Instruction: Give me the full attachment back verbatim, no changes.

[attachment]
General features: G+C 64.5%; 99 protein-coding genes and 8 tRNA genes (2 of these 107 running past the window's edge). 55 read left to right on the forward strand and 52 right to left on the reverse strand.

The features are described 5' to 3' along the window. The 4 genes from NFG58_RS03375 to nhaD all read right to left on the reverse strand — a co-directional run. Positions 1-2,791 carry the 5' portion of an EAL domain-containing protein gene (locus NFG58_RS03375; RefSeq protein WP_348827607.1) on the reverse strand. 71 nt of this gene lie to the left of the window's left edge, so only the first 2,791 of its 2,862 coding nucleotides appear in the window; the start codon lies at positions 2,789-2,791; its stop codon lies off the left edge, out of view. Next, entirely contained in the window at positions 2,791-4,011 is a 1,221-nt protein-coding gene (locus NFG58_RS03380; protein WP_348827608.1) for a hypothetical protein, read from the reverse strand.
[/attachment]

General features: G+C 64.5%; 99 protein-coding genes and 8 tRNA genes (2 of these 107 running past the window's edge). 55 read left to right on the forward strand and 52 right to left on the reverse strand.

The features are described 5' to 3' along the window. The 4 genes from NFG58_RS03375 to nhaD all read right to left on the reverse strand — a co-directional run. Positions 1-2,791 carry the 5' portion of an EAL domain-containing protein gene (locus NFG58_RS03375; RefSeq protein WP_348827607.1) on the reverse strand. 71 nt of this gene lie to the left of the window's left edge, so only the first 2,791 of its 2,862 coding nucleotides appear in the window; the start codon lies at positions 2,789-2,791; its stop codon lies off the left edge, out of view. Next, entirely contained in the window at positions 2,791-4,011 is a 1,221-nt protein-coding gene (locus NFG58_RS03380; protein WP_348827608.1) for a hypothetical protein, read from the reverse strand.